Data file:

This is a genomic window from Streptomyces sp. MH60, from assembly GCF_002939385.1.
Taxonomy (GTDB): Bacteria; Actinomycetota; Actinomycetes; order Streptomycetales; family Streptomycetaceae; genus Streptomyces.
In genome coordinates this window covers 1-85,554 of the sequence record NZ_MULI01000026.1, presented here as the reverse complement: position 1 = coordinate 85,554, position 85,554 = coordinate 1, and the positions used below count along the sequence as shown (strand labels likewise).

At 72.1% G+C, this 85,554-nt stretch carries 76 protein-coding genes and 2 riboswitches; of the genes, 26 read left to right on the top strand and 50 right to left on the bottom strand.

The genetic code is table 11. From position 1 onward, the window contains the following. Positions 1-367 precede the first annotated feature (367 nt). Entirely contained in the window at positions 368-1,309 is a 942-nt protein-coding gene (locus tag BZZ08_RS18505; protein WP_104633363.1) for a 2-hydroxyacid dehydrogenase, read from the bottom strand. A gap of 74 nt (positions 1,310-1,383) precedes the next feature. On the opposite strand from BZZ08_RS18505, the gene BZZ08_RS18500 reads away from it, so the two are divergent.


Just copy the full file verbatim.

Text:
This is a genomic window from Streptomyces sp. MH60, from assembly GCF_002939385.1.
Taxonomy (GTDB): Bacteria; Actinomycetota; Actinomycetes; order Streptomycetales; family Streptomycetaceae; genus Streptomyces.
In genome coordinates this window covers 1-85,554 of the sequence record NZ_MULI01000026.1, presented here as the reverse complement: position 1 = coordinate 85,554, position 85,554 = coordinate 1, and the positions used below count along the sequence as shown (strand labels likewise).

At 72.1% G+C, this 85,554-nt stretch carries 76 protein-coding genes and 2 riboswitches; of the genes, 26 read left to right on the top strand and 50 right to left on the bottom strand.

The genetic code is table 11. From position 1 onward, the window contains the following. Positions 1-367 precede the first annotated feature (367 nt). Entirely contained in the window at positions 368-1,309 is a 942-nt protein-coding gene (locus tag BZZ08_RS18505; protein WP_104633363.1) for a 2-hydroxyacid dehydrogenase, read from the bottom strand. A gap of 74 nt (positions 1,310-1,383) precedes the next feature. On the opposite strand from BZZ08_RS18505, the gene BZZ08_RS18500 reads away from it, so the two are divergent.